Campaigning enthusiast makes her mark
This issue, the spotlight is on Marianne O’Sullivan, who has made a seamless transition from Newcastle University graduate to representing North East England Chamber of Commerce members on vital policy issues, including transport. Mark Lane reports
As learning curves go, they don’t come much steeper: from studying politics as an undergraduate at Newcastle University to advising members of the North East England Chamber of Commerce on vital issues, in areas such transport.
The past 12 months have been a rollercoaster ride for Marianne O’Sullivan, a policy advisor with the North East England Chamber of Commerce. She joined fresh out of university and was delighted to find a role which ticked all her boxes – providing rewarding, stimulating work while allowing her to stay in the region after her studies.
“I was looking for a role that would allow me to develop my research skills and importantly work on projects that I feel would have a wider positive impact,” she explains.
“I thought the policy adviser role at the Chamber would allow me to work on campaigns that would help to benefit the whole of the North East. It was also rare to see a policy role that allowed undergraduate applicants based outside of London.
“I enjoyed living in Jesmond whilst at university with Jesmond Dene being so close and I was keen to stay in the North if possible as it’s much more affordable to live and rent.”
As a policy adviser at the Chamber, Marianne’s work covers transport and development policy. This includes housing, rail improvements, air quality issues and more. She works as part of the Chamber’s policy team to deliver on aims for the Stronger North East campaign.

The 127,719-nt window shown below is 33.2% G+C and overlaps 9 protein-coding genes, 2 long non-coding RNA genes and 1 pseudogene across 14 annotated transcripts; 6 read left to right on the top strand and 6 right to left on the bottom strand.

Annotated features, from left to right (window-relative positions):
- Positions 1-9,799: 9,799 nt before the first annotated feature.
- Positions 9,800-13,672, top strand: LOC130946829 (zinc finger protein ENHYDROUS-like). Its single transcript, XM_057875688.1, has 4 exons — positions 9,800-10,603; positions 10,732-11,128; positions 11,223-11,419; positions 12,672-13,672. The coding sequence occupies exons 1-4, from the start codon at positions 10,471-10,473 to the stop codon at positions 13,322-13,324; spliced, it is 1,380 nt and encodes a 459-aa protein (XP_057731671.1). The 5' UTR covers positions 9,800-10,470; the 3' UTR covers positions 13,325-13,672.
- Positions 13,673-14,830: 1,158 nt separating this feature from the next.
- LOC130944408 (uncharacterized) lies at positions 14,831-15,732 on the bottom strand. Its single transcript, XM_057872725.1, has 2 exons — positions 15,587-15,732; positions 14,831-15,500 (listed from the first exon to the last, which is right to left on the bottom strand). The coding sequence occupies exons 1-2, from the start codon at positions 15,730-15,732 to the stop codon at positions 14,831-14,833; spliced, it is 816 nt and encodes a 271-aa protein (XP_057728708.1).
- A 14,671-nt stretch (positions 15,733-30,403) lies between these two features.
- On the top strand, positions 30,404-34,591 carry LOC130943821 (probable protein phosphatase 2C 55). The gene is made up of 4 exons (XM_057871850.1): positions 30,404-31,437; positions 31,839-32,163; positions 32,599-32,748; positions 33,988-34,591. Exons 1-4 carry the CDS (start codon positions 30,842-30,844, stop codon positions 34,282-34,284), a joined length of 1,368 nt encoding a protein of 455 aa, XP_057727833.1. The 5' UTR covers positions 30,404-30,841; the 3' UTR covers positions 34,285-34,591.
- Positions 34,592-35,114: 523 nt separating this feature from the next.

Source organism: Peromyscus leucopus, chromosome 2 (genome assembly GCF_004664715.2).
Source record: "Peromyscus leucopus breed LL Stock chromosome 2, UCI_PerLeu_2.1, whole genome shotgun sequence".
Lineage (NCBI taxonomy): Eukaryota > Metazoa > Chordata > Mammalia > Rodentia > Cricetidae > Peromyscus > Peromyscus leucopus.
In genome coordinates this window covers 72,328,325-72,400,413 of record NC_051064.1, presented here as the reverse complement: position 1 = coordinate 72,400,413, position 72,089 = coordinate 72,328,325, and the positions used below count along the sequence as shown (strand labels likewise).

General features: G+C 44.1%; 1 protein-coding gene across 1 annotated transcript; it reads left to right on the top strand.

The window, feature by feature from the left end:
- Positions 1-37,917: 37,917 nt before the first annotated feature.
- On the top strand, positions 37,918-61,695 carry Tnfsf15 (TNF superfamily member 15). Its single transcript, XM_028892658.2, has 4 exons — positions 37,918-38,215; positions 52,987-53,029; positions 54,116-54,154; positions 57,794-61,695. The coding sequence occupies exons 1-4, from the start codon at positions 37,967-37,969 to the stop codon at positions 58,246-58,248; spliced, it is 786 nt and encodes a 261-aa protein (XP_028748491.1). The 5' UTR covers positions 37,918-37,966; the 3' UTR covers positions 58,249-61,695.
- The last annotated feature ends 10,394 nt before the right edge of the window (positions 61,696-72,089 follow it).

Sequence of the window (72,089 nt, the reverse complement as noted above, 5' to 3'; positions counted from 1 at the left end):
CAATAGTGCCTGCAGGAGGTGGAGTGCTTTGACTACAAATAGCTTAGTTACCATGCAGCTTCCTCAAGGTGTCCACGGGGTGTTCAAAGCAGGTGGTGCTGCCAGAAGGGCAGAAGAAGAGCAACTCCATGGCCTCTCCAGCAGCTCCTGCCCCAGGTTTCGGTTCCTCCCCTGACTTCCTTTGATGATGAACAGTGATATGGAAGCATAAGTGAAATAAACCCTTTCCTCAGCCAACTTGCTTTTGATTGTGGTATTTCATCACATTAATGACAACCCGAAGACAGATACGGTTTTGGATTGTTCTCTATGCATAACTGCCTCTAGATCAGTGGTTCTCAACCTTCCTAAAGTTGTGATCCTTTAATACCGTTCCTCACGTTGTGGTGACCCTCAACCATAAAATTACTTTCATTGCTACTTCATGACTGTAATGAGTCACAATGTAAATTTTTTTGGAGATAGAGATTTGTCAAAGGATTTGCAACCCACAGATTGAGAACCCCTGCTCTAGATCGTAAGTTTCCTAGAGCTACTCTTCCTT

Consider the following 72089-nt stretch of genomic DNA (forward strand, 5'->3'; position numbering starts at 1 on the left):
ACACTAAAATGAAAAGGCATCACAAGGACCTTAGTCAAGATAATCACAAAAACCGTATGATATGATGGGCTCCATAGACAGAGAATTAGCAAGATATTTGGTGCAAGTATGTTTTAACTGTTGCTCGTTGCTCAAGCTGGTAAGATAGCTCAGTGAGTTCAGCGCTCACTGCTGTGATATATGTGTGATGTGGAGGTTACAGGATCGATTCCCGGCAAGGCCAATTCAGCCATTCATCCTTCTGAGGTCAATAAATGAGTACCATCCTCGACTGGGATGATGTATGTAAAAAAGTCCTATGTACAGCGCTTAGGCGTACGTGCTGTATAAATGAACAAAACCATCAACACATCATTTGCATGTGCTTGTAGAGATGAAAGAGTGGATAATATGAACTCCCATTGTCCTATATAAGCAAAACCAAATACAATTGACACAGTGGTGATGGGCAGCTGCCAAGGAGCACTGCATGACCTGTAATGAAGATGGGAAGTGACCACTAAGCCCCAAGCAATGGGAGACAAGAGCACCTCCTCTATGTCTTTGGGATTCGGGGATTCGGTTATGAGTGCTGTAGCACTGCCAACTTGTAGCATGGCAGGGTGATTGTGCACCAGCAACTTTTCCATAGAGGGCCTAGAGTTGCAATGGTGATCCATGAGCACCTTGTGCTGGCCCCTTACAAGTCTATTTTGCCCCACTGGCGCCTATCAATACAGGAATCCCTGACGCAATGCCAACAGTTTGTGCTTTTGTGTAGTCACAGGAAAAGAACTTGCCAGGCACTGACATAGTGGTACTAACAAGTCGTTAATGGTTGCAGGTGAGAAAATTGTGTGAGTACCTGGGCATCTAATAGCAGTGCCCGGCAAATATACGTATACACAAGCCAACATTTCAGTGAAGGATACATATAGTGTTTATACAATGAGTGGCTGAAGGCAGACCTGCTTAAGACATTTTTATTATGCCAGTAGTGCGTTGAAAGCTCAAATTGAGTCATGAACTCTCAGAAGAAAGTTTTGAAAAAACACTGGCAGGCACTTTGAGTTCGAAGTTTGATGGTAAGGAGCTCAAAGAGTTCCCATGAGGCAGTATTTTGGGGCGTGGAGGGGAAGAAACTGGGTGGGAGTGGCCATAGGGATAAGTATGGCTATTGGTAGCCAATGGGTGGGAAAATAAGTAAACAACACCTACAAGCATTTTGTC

“I organise the Chamber’s transport and development forums to discuss issues with members as well as organising roundtable events with key policy makers,” she says. “Based
on member feedback I also write responses to consultations such as the Government’s rail review or at a more local level the recent air quality consultation.
“I also work with our partner members on reports and interview interested members. I’m currently working on
a report with Womble Bond Dickinson on how improving connectivity can improve international trade in the North East.”
How, then, do Marianne and her colleagues ensure that the policy matters that they pursue are those that mean the most to the Chamber’s members? She replies: “We consult with all our members on our Stronger North East campaign to see what
they want us to concentrate on. For example, last year digital connectivity was mentioned as an important issue so we’re looking to have a research project around this.
“Rail connectivity has also repeatedly been mentioned in different policy forums and meetings I have had with members, so we are campaigning on these issues.”
She adds: “Ensuring there are reliable local links around the North East is also crucial, whether through making key roads such as the A19 or A66 more resilient or through more reliable public transport services. This will allow people to travel to work or to easily connect to key transport hubs such as airports and rail stations.”
The Chamber is a no-nonsense organisation – if a person is 71good enough, they are old enough. As such, there has been
no hesitation in throwing Marianne in at the deep end. She
admits to some trepidation at first. “When I first started going speaking in front of people who were a lot more experienced in different sectors and often older than me,” she says. “I’ve learnt now that people won’t judge you for asking questions and it’s often useful to give a different perspective on issues.”
Her first 12 months have also opened her up to the challenge of dealing with the media – a key challenge for all those working in a public facing role with such a high profile body.
“One of my main achievements has been speaking on the radio and TV about the Chamber’s views on the clean air proposals,” she says, once again showing she has grown into an important aspect of the policy role.